This is well exemplified in such birds as owls, and it is a fact long known that such an accomplished ornithological artist as Wilson complained in his work of the difficulty he experienced in even depicting these in conventional attitudes. Not so with the camera, however, for with it the adroit manipulator of the instrument catches them upon the sensitive plate in almost any posture he pleases. Many of these taken by himself are to be found in the writer's collection. Last June Mr. Edward S. Schmid, the bird fancier of Washington, D. C, kindly loaned him a living specimen of a sub-adult long-eared owl, and this pugnacious bird soon proved himself to be a most capital subject from which to secure the more unusual attitudes so characteristic of the group. Having photographically pictured him in postures of rest, he was next teased to assume various ones of defiance, and these were secured with equal celerity and ease—not little, unrecognizable inch-high affairs either, but only a degree less than half natural size, capable of exhibiting all the external characters of the species. From the collection one of these is selected and offered to the reader in Fig. 2, and for a portrait of a defiant owl it is surely a very striking likeness.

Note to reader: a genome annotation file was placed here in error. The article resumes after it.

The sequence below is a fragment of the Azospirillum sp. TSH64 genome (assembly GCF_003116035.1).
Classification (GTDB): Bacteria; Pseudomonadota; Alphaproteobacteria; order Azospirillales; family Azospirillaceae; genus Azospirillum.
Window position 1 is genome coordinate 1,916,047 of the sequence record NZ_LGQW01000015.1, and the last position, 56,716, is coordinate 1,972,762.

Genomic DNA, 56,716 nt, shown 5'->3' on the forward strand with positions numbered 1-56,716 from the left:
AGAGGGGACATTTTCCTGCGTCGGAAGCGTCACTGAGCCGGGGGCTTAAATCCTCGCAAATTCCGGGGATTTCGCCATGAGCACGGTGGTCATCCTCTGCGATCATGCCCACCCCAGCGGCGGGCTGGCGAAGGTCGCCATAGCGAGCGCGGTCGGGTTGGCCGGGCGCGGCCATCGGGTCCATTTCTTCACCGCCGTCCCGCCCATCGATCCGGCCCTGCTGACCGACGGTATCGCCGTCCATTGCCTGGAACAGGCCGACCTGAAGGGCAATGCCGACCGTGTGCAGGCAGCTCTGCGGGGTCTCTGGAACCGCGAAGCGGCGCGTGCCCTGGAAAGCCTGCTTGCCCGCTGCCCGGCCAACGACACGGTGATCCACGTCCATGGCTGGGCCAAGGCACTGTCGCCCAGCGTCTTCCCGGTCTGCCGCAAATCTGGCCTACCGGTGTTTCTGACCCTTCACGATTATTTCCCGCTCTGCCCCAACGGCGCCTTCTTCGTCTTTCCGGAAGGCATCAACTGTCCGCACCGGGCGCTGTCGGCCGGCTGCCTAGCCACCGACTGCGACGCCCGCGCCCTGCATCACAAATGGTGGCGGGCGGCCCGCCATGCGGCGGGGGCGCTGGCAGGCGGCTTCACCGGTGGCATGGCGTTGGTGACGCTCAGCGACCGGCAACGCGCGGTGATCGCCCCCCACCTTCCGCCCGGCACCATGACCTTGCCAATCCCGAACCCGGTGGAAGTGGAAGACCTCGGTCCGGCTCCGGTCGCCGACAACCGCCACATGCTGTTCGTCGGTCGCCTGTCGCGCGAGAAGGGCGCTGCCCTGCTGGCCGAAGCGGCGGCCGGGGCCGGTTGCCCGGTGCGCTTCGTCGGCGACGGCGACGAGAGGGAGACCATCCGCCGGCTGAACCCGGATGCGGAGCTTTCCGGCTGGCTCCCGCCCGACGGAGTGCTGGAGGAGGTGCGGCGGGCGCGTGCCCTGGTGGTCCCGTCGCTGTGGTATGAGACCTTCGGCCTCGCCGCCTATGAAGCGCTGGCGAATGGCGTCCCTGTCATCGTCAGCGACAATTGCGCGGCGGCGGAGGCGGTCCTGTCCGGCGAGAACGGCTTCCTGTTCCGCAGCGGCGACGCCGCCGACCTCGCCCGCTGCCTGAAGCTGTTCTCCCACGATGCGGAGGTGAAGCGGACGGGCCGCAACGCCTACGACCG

Pictures as good as this one have been obtained by the writer of the screech owl, Aiken's owl (male and female in one print), the barred owl, and the barn owl, the last-named species being the most difficult subject of this famous family yet handled. Success was at last secured, however, where the specimen is shown (one third natural size) resting on one leg upon an old stump of a tree in a shady bit of woods. It has not at this writing yet been published.
Turtles, frogs, snakes, and lizards have been, to the extent of a score or more, taken with admirable success. My picture of the tree frogs has already appeared both in London and in New York, and the common bullfrog in Appletons' Popular Science Monthly. Forty or fifty have appeared in other places, and this is only noted here as proof of the practicability of illustrating zoölogical works by these methods, and in support of the fact of the way they are appreciated and utilized by naturalists.
Recently attention has been turned to the photography of fishes, a group of subjects presenting more difficulties to confront the artist and his camera than almost any other class. Nevertheless, success along these lines, too, is coming fast, and it is safe to predict that the photographic picture, in a vast number of instances, of ichthyological specimens will place the tediously produced pen-drawing in black and white in the background.In July (1897) the Honorable United States Commissioner of Fish and Fisheries, J. J. Price, Esq., at Washington, D. C, extended the writer unusual facilities to attempt some camera work in this direction at the aquaria of the Central Station. Without any special preparation this courtesy was almost at once availed of, and, although the circumstances were by no means the most favorable under which the first exposures were made upon the living fish in the aquaria tanks, yet some of the results were more or less gratifying, and certainly measured a standard of success sufficient to encourage other and more elaborate trials. Good photographic pictures